The Senator Ekweremadu-led Senate Constitution Amendment Committee has importantly conferred greater autonomy to certain key state-run institutions to make them independent from the whims and caprices of the state governors. This revolutionary legislative move if passed in the coming nation-wide referendum by the State Houses of Assembly will ensure that institutions like the State Assemblies; State Independent Electoral Commission; Auditor-General of the State; judiciary of the state and office of Attorney General of the State are independent financially thereby making them entitled to drawing their operational fund from first-line charge from the Consolidated Revenue Fund. The Senate Committee has therefore altered section 121 of the constitution to empower these strategic democratic institutions.
One other panacea has been established to the incessant cases of several landmark legislative bills passed by the National Assembly but get stuck at the table of the president who will neither withhold assent or sign them into law.
There has been the alteration of section 58 by inserting a new sub-section 5(A) henceforth “where the President neither signifies that he assents or that he withholds assent, the bill shall at the expiration of thirty days become law.”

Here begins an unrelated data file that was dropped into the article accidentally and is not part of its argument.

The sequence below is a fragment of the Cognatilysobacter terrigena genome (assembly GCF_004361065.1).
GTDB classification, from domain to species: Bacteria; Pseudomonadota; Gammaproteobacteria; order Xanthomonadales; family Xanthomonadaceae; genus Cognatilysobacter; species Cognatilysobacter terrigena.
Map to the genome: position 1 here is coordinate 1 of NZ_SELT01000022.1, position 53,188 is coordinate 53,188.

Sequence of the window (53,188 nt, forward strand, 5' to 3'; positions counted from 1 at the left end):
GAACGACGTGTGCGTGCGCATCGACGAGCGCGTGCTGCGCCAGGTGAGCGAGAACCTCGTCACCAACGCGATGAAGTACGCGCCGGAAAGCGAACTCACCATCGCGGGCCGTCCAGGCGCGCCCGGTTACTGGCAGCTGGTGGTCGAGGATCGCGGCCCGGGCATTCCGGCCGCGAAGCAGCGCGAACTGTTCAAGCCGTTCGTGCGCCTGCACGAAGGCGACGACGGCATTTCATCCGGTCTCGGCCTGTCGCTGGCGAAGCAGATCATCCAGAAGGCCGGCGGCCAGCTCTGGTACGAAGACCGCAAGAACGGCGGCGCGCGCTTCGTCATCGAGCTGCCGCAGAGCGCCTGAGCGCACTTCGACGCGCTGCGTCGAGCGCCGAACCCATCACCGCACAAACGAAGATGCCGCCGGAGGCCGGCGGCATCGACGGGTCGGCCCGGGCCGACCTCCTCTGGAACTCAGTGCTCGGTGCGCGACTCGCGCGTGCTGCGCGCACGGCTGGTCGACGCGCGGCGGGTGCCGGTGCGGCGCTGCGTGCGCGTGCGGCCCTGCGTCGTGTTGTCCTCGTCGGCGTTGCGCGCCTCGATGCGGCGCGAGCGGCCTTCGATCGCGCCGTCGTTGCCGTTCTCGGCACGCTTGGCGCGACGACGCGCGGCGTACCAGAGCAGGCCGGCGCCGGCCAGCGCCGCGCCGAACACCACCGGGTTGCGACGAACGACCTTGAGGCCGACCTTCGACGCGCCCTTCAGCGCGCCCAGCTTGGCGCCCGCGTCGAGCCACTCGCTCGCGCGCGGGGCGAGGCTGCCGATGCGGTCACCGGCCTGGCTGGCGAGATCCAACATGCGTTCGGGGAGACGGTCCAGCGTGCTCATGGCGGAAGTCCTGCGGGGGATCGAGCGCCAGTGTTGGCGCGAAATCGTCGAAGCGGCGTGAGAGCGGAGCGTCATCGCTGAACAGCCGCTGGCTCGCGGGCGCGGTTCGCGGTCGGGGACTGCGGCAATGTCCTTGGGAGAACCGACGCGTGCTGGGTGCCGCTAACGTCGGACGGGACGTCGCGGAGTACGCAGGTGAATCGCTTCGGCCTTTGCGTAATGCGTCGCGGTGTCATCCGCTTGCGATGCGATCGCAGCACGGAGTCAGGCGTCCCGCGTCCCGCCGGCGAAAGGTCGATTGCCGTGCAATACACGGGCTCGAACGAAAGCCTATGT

This fundamental alteration will surely strengthen the legislative arm of government and ensure timely passage of laws so that the wheel of democratic progress is not unduly derailed or delayed by unnecessary political bickering.
Granted that there are provisions introduced by the Senate Constitution amendment committee like the controversial single six-year tenure provision which are debatable, one fact is that the current social engineering of amending Nigeria’s extant constitution if properly anchored, will positively change the tempo of delivery of democracy dividends and will embolden key institutions to make independent decisions and policies to serve the public good without let or hindrance by the emperor-like powers that the governors enjoy under the constitution being amended. Nigerians expect both chambers to rapidly wrap up the other stages of the mechanism for constitution amendment so that the living standards of Nigerians will be elevated and good governance entrenched in the polity.
•RIGHTSVIEW appears twice a week on Tuesdays and Saturdays. The Columnist, popular activist Emmanuel Onwubiko, is a former Federal Commissioner of Nigeria’s National Human Rights Commission and presently National Coordinator of Human Rights Writers’ Association of Nigeria (HURIWA).